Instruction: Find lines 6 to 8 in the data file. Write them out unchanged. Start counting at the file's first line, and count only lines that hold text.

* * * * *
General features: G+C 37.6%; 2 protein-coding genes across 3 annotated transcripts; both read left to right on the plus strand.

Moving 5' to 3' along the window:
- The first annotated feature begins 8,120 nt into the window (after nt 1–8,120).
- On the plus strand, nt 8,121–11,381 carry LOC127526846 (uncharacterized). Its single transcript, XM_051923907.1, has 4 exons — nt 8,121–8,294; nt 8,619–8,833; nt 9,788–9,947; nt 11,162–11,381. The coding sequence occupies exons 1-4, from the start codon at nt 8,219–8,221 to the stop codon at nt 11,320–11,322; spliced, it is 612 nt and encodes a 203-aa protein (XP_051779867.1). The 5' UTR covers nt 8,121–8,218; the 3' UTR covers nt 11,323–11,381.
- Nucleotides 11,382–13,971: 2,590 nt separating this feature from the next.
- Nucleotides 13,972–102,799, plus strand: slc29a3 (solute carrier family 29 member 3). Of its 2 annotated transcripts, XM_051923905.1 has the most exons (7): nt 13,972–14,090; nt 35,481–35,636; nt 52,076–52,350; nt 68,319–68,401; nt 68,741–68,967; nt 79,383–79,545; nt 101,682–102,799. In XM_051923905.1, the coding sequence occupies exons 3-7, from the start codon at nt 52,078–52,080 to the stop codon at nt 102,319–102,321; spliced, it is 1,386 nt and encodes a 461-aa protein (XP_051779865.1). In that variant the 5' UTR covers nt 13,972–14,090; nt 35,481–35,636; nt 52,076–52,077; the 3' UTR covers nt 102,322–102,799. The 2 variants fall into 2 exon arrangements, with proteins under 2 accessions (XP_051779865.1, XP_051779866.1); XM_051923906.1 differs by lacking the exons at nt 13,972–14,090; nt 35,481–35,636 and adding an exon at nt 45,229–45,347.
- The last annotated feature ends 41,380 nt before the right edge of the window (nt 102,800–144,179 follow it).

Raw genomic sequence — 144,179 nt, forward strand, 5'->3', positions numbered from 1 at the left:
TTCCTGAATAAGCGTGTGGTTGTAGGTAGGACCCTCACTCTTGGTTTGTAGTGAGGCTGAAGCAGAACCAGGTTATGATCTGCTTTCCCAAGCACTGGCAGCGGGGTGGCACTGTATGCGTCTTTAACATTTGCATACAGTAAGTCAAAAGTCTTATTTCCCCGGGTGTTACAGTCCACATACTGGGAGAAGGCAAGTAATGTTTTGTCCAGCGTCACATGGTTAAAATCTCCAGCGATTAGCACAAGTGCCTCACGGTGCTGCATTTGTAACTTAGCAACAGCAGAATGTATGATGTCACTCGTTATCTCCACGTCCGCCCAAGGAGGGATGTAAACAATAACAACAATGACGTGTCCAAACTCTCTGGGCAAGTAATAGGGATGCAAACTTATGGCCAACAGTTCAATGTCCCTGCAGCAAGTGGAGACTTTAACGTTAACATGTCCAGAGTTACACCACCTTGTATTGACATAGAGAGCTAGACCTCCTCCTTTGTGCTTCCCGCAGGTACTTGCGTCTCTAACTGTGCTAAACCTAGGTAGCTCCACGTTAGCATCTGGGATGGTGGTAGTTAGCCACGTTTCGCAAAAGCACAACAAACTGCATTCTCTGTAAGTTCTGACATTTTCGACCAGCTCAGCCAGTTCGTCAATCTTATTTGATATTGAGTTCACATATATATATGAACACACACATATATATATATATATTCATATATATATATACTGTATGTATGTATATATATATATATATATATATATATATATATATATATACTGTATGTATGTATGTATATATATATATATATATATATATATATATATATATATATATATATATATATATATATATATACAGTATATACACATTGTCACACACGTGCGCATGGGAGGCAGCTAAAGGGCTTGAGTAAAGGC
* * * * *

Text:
- Nucleotides 13,972–102,799, plus strand: slc29a3 (solute carrier family 29 member 3). Of its 2 annotated transcripts, XM_051923905.1 has the most exons (7): nt 13,972–14,090; nt 35,481–35,636; nt 52,076–52,350; nt 68,319–68,401; nt 68,741–68,967; nt 79,383–79,545; nt 101,682–102,799. In XM_051923905.1, the coding sequence occupies exons 3-7, from the start codon at nt 52,078–52,080 to the stop codon at nt 102,319–102,321; spliced, it is 1,386 nt and encodes a 461-aa protein (XP_051779865.1). In that variant the 5' UTR covers nt 13,972–14,090; nt 35,481–35,636; nt 52,076–52,077; the 3' UTR covers nt 102,322–102,799. The 2 variants fall into 2 exon arrangements, with proteins under 2 accessions (XP_051779865.1, XP_051779866.1); XM_051923906.1 differs by lacking the exons at nt 13,972–14,090; nt 35,481–35,636 and adding an exon at nt 45,229–45,347.
- The last annotated feature ends 41,380 nt before the right edge of the window (nt 102,800–144,179 follow it).

Raw genomic sequence — 144,179 nt, forward strand, 5'->3', positions numbered from 1 at the left: